Byline: JEFF POWELL
TO HEAR them talking, you would have thought it was football's equivalent of the Charge of the Light Brigade.
Words like 'intimidating', ' physical', ' challenging', ' bullying', ' menacing' and even 'massacre' were being bandied about after Manchester United versus Arsenal.
Who do they think they are kidding?
'Handbags' would have been more appropriate, or ' playacting'. Better still, 'diving'.
At first glance it looked as if we were in for a rare treat, a good oldfashioned FA Cup-tie hewn from the valiant history of this most ancient competition.
No such luck.
The closer you looked, it was all wind and hiss.
A few extravagant lunges through thin air, some theatrical collapses to the ground, a lot of pushing and shoving... but hardly a tackle worth the name.
If not exactly a bunch of fairies, this lot should have run into Tommy Smith, Norman Hunter, Dave Mackay, Paddy Crerand, Chopper Harris and Messrs Giles, Gerson and Gentile in their prime.
Only one player got hurt. But David Beckham injured himself by chasing after a couple of Arsenal players like an irate schoolboy.
Oh yes, a lot of them went down as if they had been shot. Not least Patrick Vieira for the free-kick which yielded the decisive first goal. But for the most part it was overreaction to the mildest provocation, especially the crowding round the referee.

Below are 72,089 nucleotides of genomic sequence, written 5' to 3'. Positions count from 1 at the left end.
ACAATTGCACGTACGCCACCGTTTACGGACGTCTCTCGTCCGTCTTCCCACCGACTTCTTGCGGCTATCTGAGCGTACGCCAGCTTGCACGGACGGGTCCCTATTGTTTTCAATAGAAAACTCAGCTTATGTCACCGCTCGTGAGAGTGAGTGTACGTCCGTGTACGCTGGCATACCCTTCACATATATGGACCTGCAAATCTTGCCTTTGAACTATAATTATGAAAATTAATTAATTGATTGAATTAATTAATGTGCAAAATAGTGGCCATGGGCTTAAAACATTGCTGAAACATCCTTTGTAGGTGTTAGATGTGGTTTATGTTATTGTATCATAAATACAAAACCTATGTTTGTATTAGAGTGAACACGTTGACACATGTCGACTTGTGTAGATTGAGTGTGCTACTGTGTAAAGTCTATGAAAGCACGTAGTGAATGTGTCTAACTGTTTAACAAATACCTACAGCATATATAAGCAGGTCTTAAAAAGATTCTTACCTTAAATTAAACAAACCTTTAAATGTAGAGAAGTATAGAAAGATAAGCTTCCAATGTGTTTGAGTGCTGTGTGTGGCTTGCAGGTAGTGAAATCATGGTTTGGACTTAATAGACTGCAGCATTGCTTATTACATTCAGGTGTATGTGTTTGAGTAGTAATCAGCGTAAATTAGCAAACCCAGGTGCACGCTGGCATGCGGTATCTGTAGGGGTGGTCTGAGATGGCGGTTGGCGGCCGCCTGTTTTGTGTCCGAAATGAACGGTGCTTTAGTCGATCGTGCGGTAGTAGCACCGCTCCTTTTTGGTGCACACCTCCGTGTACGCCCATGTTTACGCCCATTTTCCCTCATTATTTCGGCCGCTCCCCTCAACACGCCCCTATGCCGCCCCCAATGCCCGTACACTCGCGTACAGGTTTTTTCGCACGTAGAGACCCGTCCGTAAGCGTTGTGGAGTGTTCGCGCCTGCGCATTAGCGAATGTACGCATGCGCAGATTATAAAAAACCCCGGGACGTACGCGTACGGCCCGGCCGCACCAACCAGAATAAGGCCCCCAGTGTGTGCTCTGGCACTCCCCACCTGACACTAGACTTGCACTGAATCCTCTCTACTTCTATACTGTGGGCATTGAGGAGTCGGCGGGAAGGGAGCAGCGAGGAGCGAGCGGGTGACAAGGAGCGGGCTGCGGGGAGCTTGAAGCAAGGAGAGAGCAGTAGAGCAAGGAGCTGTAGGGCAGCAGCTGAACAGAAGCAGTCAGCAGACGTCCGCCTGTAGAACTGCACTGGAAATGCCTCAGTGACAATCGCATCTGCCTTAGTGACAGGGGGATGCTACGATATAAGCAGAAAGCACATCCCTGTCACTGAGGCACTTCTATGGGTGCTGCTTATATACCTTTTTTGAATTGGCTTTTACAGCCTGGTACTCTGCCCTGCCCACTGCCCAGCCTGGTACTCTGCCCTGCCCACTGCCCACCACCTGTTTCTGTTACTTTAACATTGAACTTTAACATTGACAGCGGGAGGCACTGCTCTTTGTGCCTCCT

They made a melee out of a molehill.
AUDLEY HARRISON, Britain's Olympic gold medal-winning boxer and late-starting contender for the world heavyweight title held by Lennox Lewis, is to be sponsored by Cadbury.
So much for the cynics who said that if he were made of chocolate he would eat himself.
Part of the problem is that they are no longer allowed to get stuck in like they used to. Mistime one heavy tackle and you're off.
This man's game is being neutered by political correctness.
Once Roy Keane had been booked, even he played as if he had one set of studs tied behind his back.
How United missed Phil Neville.
Maligned though this brother has been through much of his career, it was Neville's authentic and abrasive tackling which had subdued Arsenal's midfield in the Premiership match here in December, which arrested temporarily the shift of power in English football from Old Trafford to Highbury.
While Neville sat watching from the bench on Saturday, Vieira, Pires, Parlour and Edu took control - Edu, above all.
The Brazilian's free-kick for that first goal took a huge deflection but his focused hold over the proceedings never wavered by so much as a fraction.
While the others sweated and strained, Edu ran the game.
Thus Arsenal were much the superior team. Still, United might have won. Such is the contrary nature of the game.
Arsenal played the football, passing their way out of pressure with wit and dexterity. United forced the better chances.
As well as that miss of the millennium, Ryan Giggs put a gaping volley out for a throw instead of PS: Has anyone seen Duncan Fletcher?
Please report, on a postcard, any sightings of …